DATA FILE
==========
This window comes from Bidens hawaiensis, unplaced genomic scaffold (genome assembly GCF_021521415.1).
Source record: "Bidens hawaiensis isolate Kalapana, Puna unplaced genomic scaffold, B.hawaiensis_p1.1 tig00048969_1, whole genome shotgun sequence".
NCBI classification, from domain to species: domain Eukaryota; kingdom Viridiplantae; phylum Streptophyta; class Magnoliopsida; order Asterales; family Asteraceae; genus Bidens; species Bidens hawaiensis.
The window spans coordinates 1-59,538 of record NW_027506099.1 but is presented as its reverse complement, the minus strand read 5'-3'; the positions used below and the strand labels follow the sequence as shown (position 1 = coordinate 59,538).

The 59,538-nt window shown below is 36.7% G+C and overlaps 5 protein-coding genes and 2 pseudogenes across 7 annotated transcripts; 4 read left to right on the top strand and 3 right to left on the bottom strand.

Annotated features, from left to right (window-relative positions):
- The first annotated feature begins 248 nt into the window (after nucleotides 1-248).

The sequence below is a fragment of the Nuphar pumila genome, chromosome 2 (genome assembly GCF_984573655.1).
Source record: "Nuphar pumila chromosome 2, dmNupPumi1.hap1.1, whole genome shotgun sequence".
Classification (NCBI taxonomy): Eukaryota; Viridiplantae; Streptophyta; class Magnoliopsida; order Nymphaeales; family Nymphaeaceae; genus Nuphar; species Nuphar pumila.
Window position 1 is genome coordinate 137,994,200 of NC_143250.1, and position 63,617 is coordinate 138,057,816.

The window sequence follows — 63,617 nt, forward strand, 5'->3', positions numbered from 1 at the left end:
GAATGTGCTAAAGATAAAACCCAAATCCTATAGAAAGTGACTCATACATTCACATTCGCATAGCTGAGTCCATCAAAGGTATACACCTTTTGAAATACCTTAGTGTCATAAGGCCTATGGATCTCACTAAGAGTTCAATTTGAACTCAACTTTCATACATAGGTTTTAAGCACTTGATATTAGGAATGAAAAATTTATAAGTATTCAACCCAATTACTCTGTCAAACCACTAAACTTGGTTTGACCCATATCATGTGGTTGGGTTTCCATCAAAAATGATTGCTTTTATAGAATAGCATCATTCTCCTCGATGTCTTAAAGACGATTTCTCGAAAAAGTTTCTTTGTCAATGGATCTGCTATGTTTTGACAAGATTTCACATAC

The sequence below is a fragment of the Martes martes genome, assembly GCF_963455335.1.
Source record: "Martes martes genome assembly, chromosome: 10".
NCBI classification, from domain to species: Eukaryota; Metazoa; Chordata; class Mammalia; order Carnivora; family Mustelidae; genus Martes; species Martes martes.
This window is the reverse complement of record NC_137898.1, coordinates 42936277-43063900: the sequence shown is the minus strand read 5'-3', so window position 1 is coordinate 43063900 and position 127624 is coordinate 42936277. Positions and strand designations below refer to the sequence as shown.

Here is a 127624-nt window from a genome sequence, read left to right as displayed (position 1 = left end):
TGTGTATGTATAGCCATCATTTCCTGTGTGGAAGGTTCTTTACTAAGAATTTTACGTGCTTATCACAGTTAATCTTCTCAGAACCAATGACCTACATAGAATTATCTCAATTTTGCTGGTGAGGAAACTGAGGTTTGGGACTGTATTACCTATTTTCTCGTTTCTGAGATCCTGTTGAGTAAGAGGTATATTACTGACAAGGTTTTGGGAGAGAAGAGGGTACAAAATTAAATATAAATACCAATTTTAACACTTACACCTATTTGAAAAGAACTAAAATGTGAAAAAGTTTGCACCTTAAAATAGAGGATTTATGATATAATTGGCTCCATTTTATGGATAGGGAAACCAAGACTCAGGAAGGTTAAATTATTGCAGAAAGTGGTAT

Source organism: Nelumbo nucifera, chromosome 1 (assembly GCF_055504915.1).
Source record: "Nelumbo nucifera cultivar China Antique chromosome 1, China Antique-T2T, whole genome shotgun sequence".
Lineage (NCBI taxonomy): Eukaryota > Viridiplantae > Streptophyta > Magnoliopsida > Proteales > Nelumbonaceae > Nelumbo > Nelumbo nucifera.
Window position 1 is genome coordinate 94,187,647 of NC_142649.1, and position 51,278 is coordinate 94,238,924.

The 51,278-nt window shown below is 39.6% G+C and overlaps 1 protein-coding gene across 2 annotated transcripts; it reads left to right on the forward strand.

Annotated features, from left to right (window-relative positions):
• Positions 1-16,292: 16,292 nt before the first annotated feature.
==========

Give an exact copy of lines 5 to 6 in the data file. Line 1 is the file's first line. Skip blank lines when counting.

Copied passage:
The 59,538-nt window shown below is 36.7% G+C and overlaps 5 protein-coding genes and 2 pseudogenes across 7 annotated transcripts; 4 read left to right on the top strand and 3 right to left on the bottom strand.

Annotated features, from left to right (window-relative positions):